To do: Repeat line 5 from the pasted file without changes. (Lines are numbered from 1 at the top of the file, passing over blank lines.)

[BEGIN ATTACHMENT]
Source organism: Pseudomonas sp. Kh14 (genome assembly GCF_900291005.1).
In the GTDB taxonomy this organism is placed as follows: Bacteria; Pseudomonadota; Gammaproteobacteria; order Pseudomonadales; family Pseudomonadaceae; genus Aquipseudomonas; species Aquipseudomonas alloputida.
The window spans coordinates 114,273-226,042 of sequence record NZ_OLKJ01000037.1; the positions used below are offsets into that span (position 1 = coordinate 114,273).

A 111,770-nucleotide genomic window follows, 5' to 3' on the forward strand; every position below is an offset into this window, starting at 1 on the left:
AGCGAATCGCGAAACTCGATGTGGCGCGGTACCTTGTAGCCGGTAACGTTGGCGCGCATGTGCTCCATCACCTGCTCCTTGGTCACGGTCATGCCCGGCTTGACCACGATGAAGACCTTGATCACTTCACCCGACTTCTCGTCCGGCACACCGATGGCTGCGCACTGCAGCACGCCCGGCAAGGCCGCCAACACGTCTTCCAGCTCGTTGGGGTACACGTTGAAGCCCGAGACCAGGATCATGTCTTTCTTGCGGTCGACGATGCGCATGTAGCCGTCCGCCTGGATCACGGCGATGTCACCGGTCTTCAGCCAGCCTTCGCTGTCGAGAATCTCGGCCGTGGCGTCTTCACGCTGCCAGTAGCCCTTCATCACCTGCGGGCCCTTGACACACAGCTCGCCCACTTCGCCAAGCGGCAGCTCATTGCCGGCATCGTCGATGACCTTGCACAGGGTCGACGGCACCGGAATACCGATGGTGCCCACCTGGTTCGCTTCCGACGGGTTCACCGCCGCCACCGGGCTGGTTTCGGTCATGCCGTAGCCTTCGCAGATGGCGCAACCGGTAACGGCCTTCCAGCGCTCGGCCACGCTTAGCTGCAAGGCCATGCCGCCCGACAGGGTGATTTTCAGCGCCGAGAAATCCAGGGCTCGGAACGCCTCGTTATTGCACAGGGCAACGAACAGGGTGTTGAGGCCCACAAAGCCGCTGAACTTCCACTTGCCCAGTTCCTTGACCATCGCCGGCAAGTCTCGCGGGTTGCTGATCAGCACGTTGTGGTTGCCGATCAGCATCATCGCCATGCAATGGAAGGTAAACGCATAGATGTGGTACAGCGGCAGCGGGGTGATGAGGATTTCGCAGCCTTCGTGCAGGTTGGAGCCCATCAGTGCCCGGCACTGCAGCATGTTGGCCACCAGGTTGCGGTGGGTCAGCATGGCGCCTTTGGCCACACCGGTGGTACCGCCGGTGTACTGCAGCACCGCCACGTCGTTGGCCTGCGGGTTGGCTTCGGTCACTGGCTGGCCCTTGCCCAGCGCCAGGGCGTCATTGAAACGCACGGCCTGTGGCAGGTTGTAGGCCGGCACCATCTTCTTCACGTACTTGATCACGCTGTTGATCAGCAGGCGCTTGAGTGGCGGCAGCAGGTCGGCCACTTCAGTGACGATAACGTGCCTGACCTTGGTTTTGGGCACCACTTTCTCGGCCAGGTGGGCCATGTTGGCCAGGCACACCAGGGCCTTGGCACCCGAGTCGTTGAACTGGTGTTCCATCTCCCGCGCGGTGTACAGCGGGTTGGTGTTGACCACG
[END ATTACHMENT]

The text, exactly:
AGCGAATCGCGAAACTCGATGTGGCGCGGTACCTTGTAGCCGGTAACGTTGGCGCGCATGTGCTCCATCACCTGCTCCTTGGTCACGGTCATGCCCGGCTTGACCACGATGAAGACCTTGATCACTTCACCCGACTTCTCGTCCGGCACACCGATGGCTGCGCACTGCAGCACGCCCGGCAAGGCCGCCAACACGTCTTCCAGCTCGTTGGGGTACACGTTGAAGCCCGAGACCAGGATCATGTCTTTCTTGCGGTCGACGATGCGCATGTAGCCGTCCGCCTGGATCACGGCGATGTCACCGGTCTTCAGCCAGCCTTCGCTGTCGAGAATCTCGGCCGTGGCGTCTTCACGCTGCCAGTAGCCCTTCATCACCTGCGGGCCCTTGACACACAGCTCGCCCACTTCGCCAAGCGGCAGCTCATTGCCGGCATCGTCGATGACCTTGCACAGGGTCGACGGCACCGGAATACCGATGGTGCCCACCTGGTTCGCTTCCGACGGGTTCACCGCCGCCACCGGGCTGGTTTCGGTCATGCCGTAGCCTTCGCAGATGGCGCAACCGGTAACGGCCTTCCAGCGCTCGGCCACGCTTAGCTGCAAGGCCATGCCGCCCGACAGGGTGATTTTCAGCGCCGAGAAATCCAGGGCTCGGAACGCCTCGTTATTGCACAGGGCAACGAACAGGGTGTTGAGGCCCACAAAGCCGCTGAACTTCCACTTGCCCAGTTCCTTGACCATCGCCGGCAAGTCTCGCGGGTTGCTGATCAGCACGTTGTGGTTGCCGATCAGCATCATCGCCATGCAATGGAAGGTAAACGCATAGATGTGGTACAGCGGCAGCGGGGTGATGAGGATTTCGCAGCCTTCGTGCAGGTTGGAGCCCATCAGTGCCCGGCACTGCAGCATGTTGGCCACCAGGTTGCGGTGGGTCAGCATGGCGCCTTTGGCCACACCGGTGGTACCGCCGGTGTACTGCAGCACCGCCACGTCGTTGGCCTGCGGGTTGGCTTCGGTCACTGGCTGGCCCTTGCCCAGCGCCAGGGCGTCATTGAAACGCACGGCCTGTGGCAGGTTGTAGGCCGGCACCATCTTCTTCACGTACTTGATCACGCTGTTGATCAGCAGGCGCTTGAGTGGCGGCAGCAGGTCGGCCACTTCAGTGACGATAACGTGCCTGACCTTGGTTTTGGGCACCACTTTCTCGGCCAGGTGGGCCATGTTGGCCAGGCACACCAGGGCCTTGGCACCCGAGTCGTTGAACTGGTGTTCCATCTCCCGCGCGGTGTACAGCGGGTTGGTGTTGACCACG